The wood-free forest

SSC_0505

George’s railroad wasn’t quite finished when I delivered it to him, back in the fall. I made a few trips to his place to tune the track a little, and apply ballast, but it still lacked the trees I had promised him. Making trees is a messy job, especially when my dollar-store can of Aqua-Net blows hairspray in unintended directions. Can you blame me for procrastinating just a wee little bit on this task?

For most of the things I do to build a railroad, I’ve arrived at techniques that give me results I’m satisfied with. My tree-construction process, however, is still evolving. For a long time, I used Woodland Scenics plastic tree armatures, but they yield a stubby-looking tree that cannot be anchored securely enough in my Styrofoam landforms. I tried extending the trunks with styrene tubing, but they broke at the joints. I drilled out the trunks to reinforce them with short lengths of piano wire. That helped, but they still broke off too easily with handling, and was a lot of effort.

A couple of years ago, I tried winding tree armatures with 26-gauge steel craft wire, and finally got trees that could withstand the handling that my modules are subjected to. The trees I’ve produced lately still aren’t shaped as well as I’d like—they come out looking like green lollipops on skinny sticks—but that’s a matter of refining the technique.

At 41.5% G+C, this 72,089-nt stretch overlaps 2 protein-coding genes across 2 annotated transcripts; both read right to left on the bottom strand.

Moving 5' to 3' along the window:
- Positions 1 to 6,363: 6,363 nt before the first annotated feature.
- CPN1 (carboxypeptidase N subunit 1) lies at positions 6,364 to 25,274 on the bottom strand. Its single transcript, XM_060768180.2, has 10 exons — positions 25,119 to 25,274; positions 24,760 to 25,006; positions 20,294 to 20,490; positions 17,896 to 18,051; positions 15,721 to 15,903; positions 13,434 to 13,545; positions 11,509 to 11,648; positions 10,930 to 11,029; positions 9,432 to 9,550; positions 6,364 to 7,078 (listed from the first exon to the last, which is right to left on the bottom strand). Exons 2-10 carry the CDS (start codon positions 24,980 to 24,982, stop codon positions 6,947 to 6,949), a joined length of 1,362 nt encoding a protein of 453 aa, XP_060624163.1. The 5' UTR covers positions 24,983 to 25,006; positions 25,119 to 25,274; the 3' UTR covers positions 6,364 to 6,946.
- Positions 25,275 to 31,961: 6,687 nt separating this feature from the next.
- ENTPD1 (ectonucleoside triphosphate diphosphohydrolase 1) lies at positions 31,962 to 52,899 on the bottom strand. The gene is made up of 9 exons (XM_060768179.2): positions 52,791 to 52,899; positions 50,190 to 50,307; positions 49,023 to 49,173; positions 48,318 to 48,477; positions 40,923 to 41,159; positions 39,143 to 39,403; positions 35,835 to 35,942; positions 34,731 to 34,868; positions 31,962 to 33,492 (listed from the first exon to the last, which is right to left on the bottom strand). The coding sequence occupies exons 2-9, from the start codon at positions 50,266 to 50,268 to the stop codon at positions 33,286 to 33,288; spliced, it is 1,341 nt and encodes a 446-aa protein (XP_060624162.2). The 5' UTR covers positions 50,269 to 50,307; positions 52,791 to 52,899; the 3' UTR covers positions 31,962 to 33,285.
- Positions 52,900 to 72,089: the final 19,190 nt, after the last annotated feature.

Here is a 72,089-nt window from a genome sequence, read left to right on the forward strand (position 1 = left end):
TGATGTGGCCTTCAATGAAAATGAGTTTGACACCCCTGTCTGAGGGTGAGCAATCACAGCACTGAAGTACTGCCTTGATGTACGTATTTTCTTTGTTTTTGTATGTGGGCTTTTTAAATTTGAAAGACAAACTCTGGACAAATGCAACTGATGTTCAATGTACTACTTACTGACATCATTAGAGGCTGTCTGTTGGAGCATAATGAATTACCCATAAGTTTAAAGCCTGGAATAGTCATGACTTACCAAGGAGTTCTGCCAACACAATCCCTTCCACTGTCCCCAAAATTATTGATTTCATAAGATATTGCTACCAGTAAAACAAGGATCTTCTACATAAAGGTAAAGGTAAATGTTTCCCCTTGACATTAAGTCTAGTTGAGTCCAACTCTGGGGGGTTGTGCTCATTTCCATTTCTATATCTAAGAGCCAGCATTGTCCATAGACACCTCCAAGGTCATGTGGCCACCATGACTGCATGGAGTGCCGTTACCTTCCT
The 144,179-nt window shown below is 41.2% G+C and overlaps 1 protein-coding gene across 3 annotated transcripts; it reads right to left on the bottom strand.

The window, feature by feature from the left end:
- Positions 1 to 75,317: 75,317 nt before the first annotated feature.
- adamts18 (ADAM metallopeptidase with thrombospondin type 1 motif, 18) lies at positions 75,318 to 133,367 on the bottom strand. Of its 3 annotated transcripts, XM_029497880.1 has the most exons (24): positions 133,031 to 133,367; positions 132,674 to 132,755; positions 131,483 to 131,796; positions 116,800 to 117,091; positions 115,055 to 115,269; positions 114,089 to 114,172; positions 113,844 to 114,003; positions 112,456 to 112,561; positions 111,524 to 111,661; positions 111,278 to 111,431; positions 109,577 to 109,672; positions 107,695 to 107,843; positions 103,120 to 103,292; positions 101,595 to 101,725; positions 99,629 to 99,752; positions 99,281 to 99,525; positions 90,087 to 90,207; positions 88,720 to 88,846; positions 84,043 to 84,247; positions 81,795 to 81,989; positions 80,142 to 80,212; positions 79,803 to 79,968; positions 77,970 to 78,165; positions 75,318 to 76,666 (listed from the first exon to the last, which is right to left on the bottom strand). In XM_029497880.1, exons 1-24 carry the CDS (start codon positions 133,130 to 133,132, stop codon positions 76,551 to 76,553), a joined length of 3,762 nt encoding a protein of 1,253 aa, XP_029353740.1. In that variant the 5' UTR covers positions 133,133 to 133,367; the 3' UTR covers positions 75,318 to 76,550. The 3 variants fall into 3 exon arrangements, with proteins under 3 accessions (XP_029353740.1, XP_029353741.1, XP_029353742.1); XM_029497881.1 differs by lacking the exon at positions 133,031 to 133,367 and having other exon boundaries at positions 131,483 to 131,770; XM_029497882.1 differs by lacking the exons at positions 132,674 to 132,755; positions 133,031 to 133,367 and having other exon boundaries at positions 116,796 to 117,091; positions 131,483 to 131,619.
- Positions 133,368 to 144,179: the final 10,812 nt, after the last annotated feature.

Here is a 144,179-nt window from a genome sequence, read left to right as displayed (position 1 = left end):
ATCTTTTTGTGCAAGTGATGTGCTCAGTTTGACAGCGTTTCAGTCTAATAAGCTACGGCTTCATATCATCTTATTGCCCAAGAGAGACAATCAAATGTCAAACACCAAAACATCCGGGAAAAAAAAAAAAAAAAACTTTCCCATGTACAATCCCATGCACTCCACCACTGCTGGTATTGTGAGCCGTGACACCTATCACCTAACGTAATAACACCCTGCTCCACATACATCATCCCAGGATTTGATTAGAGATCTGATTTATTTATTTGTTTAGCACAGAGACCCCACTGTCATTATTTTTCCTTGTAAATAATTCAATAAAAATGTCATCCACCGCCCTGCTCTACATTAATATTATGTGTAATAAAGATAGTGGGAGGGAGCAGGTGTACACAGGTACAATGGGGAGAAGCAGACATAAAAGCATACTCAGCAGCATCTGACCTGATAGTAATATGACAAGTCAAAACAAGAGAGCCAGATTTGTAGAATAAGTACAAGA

The trees you see here were formed from about 6 turns of wire around a simple jig. The bottom half of the resulting coil was twisted tightly to form a trunk. The upper half was snipped at the top, and shaped into branches. The armature was dipped into a can of brownish-gray flat latex paint I had mixed just for the job, the excess allowed to drip off, and poked into scrap Styrofoam to dry.

The branches were dotted with white glue, and teased-out tufts of Woodland Scenics Poly Fiber were applied. I’m sure there are some budget-conscious hobbyists among you who question the wisdom of spending $4 on a tiny bag of green-tinted pillow stuffing, when giant bags of the uncolored stuff can be had for less than that. If I were building a Basement Empire, I’d raise the same question. The dozen-or-so trees I’m doing for George, however, consumed less than half a baggie of the stuff, hardly a major expense.

The half-finished trees sat around for a while before I finally mustered the fortitude for the final step. The Poly Fiber got a saturating spritz of cheap hairspray, and was then rolled around in a bucket containing a mixture of several shades of fine ground foam. The outsides of the Poly Fiber tufts got a nice, dense coating, like the breading on a chicken cutlet. I followed this up with a generous misting of dish-soap-infused water, which seems to help the hairspray wick into the foam, and keep it secure. Thus coated, the trees were stabbed back into the scrap foam for drying.

Installation was simple. Locate a tree, poke a hole in the foam with a kabob skewer, put a large drop of glue over the hole, press the tree home. George immediately announced plans to go shopping for N scale tents and deer.

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